Inspired to Change

Top Tips to Maintain a Healthy Brain



I’ve talked in earlier blogs about hacking your neurotransmitters to make you more motivated, about why we love hugs, and about what your brain is doing when you have a meltdown.

But as well as knowing how to hack it, we should really go back to basics and talk about your brain itself.


Let’s start with some brain facts…

Your brain weighs about 3lb, (1.5kg) approximately 2% of an adult’s body weight. It was one of the first parts of you to develop in the womb and hasn’t really grown that much since you were born, being about 80% of adult size when you’re just 2 years old. By 6 years old, your brain was 95% of the size it is now.

It has the consistency of jelly, as it’s made up of water, with some fat and cholesterol.
It is the single most complicated thing in the known universe, with around 100 billion brain cells that can connect in a brain frazzling number of ways.

All its functions are powered by electricity, and it runs at around 15-20 watts, about the same as my eco friendly light bulbs. And it’s an expensive organ to run, biologically speaking, as all this activity takes up 20% of the energy your body needs daily to stay alive.

So, since nature and millions of years of evolution has gifted us this marvel of bioelectrical engineering, we’d better look after it, hadn’t we?

How can you look after your brain?

Your body already does the best it can, as it prioritises keeping your brain alive above all other parts of you, but let’s give it a helped hand!

So, without further ado, here are my top tips for keeping your brain in tip top condition!


1. Protect your head (perhaps the simplest but most important tip!)

Your brain is protected by a very strong box of bone, but it is still vulnerable to knocks and bangs, and to rattling around inside the skull, so if you play a contact sport or cycle, invest in a decent helmet.

And wear it.

Every time.

2. Use it, or lose it

Your brain will get rid of connections that you don’t use, so to give yourself a bit of spare capacity, buffering you against the inevitable losses as you age, keep learning, using it and expanding its connections as much as you can.

Learning another language or an instrument are particularly good ways to keep your brain occupied and connected as they require using and connecting lots of its component parts.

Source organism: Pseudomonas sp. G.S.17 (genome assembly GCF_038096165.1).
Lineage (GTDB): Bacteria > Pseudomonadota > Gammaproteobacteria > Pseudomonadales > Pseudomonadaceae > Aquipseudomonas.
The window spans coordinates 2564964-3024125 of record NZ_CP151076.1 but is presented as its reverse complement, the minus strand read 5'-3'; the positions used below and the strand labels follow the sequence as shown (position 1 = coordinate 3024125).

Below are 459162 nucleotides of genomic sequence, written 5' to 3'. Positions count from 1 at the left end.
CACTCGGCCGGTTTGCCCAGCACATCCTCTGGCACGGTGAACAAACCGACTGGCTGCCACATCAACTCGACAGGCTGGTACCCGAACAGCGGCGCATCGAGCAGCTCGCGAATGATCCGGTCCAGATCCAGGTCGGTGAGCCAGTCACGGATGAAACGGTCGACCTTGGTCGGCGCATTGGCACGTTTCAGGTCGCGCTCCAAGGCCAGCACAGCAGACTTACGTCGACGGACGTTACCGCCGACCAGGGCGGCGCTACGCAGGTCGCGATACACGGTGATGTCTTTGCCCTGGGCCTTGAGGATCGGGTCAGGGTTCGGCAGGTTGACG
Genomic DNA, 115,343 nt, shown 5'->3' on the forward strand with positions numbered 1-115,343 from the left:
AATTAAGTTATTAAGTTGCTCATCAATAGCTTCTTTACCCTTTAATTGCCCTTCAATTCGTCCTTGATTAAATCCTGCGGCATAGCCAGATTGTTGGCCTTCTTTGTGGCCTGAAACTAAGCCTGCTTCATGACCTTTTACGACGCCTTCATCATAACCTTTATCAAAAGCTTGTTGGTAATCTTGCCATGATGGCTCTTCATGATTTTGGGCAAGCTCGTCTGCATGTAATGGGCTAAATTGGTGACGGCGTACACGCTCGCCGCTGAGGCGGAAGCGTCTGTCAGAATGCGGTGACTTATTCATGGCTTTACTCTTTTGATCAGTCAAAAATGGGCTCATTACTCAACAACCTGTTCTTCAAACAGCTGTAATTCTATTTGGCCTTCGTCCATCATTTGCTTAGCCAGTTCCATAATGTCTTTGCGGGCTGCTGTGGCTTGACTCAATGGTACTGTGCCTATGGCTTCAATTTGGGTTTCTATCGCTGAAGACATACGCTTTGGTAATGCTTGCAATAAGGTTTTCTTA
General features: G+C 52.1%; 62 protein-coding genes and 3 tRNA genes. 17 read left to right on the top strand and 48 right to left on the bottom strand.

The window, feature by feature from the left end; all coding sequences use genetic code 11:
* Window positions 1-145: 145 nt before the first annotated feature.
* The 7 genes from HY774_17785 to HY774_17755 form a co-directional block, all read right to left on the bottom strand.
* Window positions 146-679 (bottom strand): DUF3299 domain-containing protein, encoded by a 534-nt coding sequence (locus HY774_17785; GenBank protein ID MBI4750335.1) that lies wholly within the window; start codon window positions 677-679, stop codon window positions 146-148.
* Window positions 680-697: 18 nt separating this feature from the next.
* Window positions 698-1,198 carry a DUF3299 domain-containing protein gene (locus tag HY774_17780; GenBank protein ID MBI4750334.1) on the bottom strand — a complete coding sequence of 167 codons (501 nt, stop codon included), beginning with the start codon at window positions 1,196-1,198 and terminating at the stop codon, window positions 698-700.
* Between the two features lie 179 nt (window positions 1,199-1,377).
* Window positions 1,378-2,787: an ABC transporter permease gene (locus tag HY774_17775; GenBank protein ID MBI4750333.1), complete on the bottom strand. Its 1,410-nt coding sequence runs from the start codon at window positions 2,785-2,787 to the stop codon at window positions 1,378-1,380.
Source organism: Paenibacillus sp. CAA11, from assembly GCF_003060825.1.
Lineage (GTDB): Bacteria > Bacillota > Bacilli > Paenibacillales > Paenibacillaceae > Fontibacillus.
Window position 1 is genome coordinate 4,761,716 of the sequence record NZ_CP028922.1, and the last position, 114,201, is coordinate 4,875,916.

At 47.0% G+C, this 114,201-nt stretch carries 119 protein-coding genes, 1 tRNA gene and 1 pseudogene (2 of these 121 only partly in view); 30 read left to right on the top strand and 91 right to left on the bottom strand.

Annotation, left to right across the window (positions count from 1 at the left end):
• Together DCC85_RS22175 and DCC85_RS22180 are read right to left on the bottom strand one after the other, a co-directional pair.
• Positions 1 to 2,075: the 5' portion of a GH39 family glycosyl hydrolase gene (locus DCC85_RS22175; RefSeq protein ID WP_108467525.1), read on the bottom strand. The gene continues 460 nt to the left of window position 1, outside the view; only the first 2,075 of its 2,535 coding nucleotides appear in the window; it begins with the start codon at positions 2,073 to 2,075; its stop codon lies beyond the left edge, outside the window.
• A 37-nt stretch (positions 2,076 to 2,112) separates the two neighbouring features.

Sadly, the brain training games on the Nintendo DS we were all told would make us smarter don’t really do that. If you want to ‘train your brain’ just think of it in the same way you might think about toning your muscles, and try to use it as much as possible!


3. Exercise for your brain

We are used to the idea that we need to exercise regularly to keep our bodies healthy and functioning well; the same is also true of your brain. Partly because a healthy and efficient heart and circulation system keeps your brain well supplied with oxygen and nutrients, but also because exercise boosts levels of lots of beneficial neurotransmitters.

One of the most beneficial effects of exercise is the release in the brain of a peptide called BDNF – brain derived neurotrophic factor – that helps support and maintain healthy connections in the brain.

While I said earlier that you pretty much have all the brain cells you need as a child, BDNF also prompts the brain to continue to make them in one specific part of the brain – the hippocampus – that is needed for processing and making memories.

The good news is that you don’t have to be in training for a triathlon for this to work. A brisk walk, cycle or swim three or four times a week will do it, and there’s bonus points if you can fit in dancing, as learning moves or routines taps into the ‘use it or lose it’ strategy I’ve already mentioned.


4. Minimise stress

Managing stress is important for health, generally, but it’s proving to be even more critical for lasting brain health. Constant stress, even at lower sustained levels that we might not even notice, can affect the brain by exposing it to stress hormones like adrenaline and cortisol.

If stress sounds like it might be an issue for you, the good news is the here at Inspired to Change we are experts at reducing stress! Take a look at our Top Tips for Reducing Stress or get in touch to find out how we can help.


5. Boost your social networks

Humans are social animals. We need to be with other people to stay mentally healthy. It’s why we all found lockdown so much of a challenge.

Being social requires us to interact in a multitude of ways that our brain is purposefully designed to do – whether that’s verbally, through body language or through reading and interpreting emotions. But spending time with loved ones, work colleagues or those who share our hobbies provides more than just keeping our brain’s connections alert.

Feeling connected to others generates the release of another neurotransmitter called oxytocin, which in addition to being responsible for the warm feels of hanging out with like-minded souls, also relaxes our cardiovascular system, counteracting the damaging effects of adrenaline and cortisol.


6. Find a purpose

Being more sociable is all mixed up with another thing that research shows time and again to be associated with having both a happy and a healthy brain – and that’s having purpose, a sense of shared value, of aiming for… something.

This might happen as part of your work if it’s something you feel passionate about, or you may find that excitement from a hobby, or simply in doing something altruistic – volunteering for a charity project for example.